It is a very human thing to look for the largest of anything. Here in Humboldt County, we have the world's tallest trees and largest stonefly. We have giant water bugs and giant silkworm moths, and so it is easy to overlook small things. But I find them fascinating.
Yesterday I saw a column of tiny motes dancing in a shaft of sunlight. Curious, I grabbed one. Those columns of tiny flying insects dancing in the sun are generally gnats. This is their equivalent of a "Meat Market," guys looking to hook up with gals. I find it wondrous that for millions of years life in such a small package has been successfully living out their destinies. As larvae, they seek and find food, eat, molt several times as they grow and eventually emerge as adults, seek mates, breed and lay eggs. This is all encoded into a living being a millimeter long and weighing less than a milligram.
The term "gnat" is an ambiguous thing. Almost all are members of the order of two-winged flies. Various authorities include or exclude different sub orders, so the term has little real technical standing.
One 1/100 second exposure clearly shows five complete wingbeats. This demonstrates the organism was using "asynchronous muscle actuation," through which a single nerve impulse can activate a muscle multiple times. It's what allows flies to beat their wings faster than about 60 beats per second, the speed limit for pretty much all animals' nerves firing.
Bitey little buggers
As the fall days contract and weather cools, the insect world, too, shrinks. I see a few largish dragonflies, mostly shadow darners (Aeshna umbrosa) and they're showing wear. I suspect they are what I call a "relict population." Unlike aging humans, they can contribute nothing further to the survival of their species, so they just keep living until, for one reason or another, they don't.
On the other hand, the California spreadwing (Archilestes californica) damselflies are busily ovipositing (egg laying). The female gouges out a place for her eggs in a twig overhanging water. The males clasp the females behind the head, preventing any other male from mating with her, thus assuring his genetic line is the one being preserved. When the eggs hatch, they will drop into the water directly below.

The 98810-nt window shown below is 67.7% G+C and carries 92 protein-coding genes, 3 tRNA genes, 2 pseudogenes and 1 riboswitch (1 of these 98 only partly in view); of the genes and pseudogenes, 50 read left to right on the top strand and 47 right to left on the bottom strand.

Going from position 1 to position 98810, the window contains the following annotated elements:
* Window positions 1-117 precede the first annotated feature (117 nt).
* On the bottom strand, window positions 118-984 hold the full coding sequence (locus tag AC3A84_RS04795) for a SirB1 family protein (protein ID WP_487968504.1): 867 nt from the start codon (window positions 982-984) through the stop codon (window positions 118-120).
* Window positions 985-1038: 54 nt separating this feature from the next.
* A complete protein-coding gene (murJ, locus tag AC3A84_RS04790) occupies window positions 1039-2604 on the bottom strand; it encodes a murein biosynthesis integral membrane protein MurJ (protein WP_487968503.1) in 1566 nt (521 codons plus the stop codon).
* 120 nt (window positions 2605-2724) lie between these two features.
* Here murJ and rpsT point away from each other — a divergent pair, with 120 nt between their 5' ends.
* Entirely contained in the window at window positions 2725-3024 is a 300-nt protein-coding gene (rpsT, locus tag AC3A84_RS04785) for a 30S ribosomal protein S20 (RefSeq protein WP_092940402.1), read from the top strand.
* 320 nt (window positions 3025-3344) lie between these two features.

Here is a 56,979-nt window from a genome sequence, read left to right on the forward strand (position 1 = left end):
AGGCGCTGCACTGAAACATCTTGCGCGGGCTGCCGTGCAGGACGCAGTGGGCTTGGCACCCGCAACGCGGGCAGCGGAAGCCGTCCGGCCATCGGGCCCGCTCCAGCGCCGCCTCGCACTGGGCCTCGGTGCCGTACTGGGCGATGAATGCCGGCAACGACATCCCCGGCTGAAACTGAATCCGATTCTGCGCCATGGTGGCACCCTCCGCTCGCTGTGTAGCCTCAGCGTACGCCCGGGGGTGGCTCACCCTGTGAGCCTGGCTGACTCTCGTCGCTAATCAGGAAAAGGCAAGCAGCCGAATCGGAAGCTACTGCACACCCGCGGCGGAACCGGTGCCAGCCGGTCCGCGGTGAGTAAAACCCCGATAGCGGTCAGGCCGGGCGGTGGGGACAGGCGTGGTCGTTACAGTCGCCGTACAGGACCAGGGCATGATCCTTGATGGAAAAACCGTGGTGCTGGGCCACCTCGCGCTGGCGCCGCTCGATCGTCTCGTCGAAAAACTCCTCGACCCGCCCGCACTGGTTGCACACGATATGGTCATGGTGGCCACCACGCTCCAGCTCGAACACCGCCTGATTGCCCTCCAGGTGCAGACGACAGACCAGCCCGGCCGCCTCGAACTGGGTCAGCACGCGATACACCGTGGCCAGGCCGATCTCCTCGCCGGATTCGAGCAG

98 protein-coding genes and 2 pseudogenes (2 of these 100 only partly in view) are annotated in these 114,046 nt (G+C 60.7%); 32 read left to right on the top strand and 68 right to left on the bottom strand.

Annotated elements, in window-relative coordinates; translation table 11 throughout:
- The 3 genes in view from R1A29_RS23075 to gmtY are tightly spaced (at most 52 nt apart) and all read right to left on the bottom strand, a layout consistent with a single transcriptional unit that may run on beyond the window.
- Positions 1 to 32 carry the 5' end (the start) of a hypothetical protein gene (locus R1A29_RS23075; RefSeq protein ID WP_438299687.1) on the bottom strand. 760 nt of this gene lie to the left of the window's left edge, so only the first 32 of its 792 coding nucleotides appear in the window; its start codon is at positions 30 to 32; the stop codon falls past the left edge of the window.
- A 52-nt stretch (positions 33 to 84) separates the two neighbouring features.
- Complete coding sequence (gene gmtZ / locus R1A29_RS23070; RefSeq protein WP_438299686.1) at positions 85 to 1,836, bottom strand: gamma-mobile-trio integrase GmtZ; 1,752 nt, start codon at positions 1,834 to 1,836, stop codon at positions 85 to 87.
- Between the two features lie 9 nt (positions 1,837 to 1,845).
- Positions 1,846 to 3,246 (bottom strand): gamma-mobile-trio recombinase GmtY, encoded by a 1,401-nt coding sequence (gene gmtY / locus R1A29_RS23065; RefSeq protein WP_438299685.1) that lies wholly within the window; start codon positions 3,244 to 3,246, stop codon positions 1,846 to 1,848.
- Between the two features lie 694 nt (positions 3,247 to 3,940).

In that water below, I noticed dozens of greenish-gray critters about the size of a pumpkin seed quickly scurrying from the shelter of one pebble to another. I caught one in a plastic spice jar just to see what it was. They were "creeping water bugs," predators of the order Hemiptera, sub-order Heteroptera or true bugs. They are characterized by having piercing sucking mouth parts and leathery half forewings. The members of this family (Naucoridae), have a particularly painful bite. Last year in August, while wading in the river, an immature one smaller than a paper match head got caught under the strap of my sandal and bit me. It felt like I'd been stuck hard with a pin immediately and the itching was really bad for a day or two. The mark it left lasted for a couple of weeks.
The painful bite is merely a beneficial (from the insect's perspective) side effect of its feeding process. Using its sharp beak, it injects a cocktail of powerful digestive juices that immediately liquefy its prey's innards, allowing the insect to dine on its favorite food: bug juice slurpee. Anything that can quickly digest protein is going to hurt since that's what comprises most of our tissues. I know it motivated me to get that little fellow out of my sandal pretty quickly.